Once the painting was acquired, Mark Lewis, Senior Conservator, undertook its cleaning, which uncovered a work of considerable brilliance, and also revealed that the face of the man was painted with a directness, sensitivity and using a dashing stroke that stood out from the rest of the work, forcing us to revisit the attribution question. While the rest of the painting is consistent in style with works signed by and attributed to his studio assistant and younger brother Abraham Teniers (1629 – 1670), this key detail may be by David the Younger! Pierre Terjanian, head of Arts and Armor at the Metropolitan Museum of Art, kindly suggested that the bare-legged African man did not wear armor. While the portrait seems taken from life, the painting intriguingly echoes the theme of the fictional c. 1610 play The Valiant Black Man in Flanders by Spaniard Andres de Claramonte, a work of fiction that nevertheless validates the presence of black people in the Spanish Army in Flanders as Teniers depicted.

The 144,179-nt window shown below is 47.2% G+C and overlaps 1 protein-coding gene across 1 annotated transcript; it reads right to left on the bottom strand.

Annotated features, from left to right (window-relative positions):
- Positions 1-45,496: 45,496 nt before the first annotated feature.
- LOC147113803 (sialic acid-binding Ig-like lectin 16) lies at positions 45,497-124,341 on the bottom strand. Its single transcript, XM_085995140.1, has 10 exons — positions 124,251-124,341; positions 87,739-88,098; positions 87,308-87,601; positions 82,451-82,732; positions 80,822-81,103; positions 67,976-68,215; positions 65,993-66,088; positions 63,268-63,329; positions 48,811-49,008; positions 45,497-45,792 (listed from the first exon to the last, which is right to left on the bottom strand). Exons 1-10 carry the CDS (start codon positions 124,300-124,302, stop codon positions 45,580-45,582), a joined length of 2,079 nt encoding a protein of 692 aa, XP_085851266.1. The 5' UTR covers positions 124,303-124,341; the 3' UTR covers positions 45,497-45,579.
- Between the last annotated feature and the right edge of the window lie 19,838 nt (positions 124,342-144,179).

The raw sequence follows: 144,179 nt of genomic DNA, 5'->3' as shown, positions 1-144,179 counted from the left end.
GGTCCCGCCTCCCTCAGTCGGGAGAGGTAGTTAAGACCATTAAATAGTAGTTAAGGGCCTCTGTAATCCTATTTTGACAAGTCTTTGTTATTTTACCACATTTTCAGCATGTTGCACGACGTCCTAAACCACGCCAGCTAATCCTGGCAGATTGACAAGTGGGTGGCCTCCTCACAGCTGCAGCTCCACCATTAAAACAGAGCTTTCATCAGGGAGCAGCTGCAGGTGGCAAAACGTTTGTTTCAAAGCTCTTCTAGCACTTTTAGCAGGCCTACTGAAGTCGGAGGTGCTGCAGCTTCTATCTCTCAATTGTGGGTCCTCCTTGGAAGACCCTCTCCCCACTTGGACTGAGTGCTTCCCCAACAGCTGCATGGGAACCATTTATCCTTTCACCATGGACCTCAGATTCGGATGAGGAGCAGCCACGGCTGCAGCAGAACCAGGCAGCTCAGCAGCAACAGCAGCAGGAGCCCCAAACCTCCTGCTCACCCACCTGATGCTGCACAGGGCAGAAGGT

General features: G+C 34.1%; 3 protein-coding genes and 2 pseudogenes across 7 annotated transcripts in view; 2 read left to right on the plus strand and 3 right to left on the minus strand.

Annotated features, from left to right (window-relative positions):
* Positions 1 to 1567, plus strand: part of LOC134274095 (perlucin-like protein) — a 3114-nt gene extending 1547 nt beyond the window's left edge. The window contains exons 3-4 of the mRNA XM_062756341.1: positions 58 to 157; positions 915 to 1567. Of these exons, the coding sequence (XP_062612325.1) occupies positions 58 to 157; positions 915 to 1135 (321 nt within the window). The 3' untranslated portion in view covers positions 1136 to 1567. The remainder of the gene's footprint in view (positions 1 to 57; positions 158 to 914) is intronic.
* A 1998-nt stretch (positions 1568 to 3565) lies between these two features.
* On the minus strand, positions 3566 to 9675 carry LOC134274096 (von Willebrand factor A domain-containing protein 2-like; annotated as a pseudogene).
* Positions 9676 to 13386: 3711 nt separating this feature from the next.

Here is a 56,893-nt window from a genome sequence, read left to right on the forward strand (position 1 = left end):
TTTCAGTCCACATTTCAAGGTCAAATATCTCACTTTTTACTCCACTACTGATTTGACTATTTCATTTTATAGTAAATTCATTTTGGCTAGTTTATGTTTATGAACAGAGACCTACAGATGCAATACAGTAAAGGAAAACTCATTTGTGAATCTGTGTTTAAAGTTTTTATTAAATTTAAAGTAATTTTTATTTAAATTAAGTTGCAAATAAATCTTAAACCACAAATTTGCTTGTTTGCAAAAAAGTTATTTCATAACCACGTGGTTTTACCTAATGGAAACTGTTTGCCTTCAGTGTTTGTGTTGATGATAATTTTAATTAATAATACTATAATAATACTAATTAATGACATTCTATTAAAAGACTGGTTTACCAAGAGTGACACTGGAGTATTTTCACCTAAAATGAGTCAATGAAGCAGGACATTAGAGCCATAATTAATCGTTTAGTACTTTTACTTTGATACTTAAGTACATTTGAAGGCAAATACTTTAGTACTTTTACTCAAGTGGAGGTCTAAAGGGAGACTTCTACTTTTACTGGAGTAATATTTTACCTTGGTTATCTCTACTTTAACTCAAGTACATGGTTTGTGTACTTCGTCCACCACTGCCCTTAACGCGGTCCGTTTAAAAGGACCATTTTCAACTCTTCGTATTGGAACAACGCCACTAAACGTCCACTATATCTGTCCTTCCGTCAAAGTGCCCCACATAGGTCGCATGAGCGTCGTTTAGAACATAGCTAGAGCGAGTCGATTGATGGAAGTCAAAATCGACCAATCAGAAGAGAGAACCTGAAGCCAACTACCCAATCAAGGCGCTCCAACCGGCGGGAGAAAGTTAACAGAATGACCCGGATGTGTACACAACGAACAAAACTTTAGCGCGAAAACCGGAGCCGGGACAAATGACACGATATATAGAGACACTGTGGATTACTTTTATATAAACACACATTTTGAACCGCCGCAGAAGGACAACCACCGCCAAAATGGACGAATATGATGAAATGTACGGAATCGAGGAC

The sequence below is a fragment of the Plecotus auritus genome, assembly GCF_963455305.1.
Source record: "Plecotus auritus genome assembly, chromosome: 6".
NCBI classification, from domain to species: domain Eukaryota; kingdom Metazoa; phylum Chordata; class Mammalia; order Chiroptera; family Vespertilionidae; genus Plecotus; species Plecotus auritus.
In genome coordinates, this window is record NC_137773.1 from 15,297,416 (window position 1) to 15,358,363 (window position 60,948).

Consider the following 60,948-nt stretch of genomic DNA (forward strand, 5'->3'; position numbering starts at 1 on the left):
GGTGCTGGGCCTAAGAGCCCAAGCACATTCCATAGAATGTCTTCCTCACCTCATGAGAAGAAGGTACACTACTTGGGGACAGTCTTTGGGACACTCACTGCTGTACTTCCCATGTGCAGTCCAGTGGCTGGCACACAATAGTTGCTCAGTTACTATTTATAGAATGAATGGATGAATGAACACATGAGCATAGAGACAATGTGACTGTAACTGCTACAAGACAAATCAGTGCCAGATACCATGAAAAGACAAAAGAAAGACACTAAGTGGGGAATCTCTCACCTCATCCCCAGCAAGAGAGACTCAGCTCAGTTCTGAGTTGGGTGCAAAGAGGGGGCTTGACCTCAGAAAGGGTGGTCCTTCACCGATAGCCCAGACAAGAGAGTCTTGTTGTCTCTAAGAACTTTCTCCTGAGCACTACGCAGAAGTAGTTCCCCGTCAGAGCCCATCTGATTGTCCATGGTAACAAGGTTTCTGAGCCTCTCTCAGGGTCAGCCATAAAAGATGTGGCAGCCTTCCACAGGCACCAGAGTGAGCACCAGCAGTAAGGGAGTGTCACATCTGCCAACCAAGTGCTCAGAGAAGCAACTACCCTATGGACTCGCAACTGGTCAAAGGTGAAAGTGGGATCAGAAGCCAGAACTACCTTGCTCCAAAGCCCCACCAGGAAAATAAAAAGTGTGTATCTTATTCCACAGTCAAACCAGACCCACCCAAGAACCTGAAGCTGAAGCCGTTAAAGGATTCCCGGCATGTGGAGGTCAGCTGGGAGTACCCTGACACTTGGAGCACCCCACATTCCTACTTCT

This was a highly unusual opportunity to acquire a 17th-century genre work from Flanders with a beautiful portrait of African man, and one that shows him in an active role. The acquisition process was partly guided by the advice of a community advisory committee to the Chrysler Museum’s 2018-2019 exhibition project Thomas Jefferson, Architect. This group of community leaders helped guide the interpretation and content of that exhibition around the subject of slavery. They advised focusing on works of art that illustrated and demonstrated the work and creativity of Black people, a principle that has been incorporated into the collection strategy of the European Art department.
How is the museum integrating these paintings into the galleries?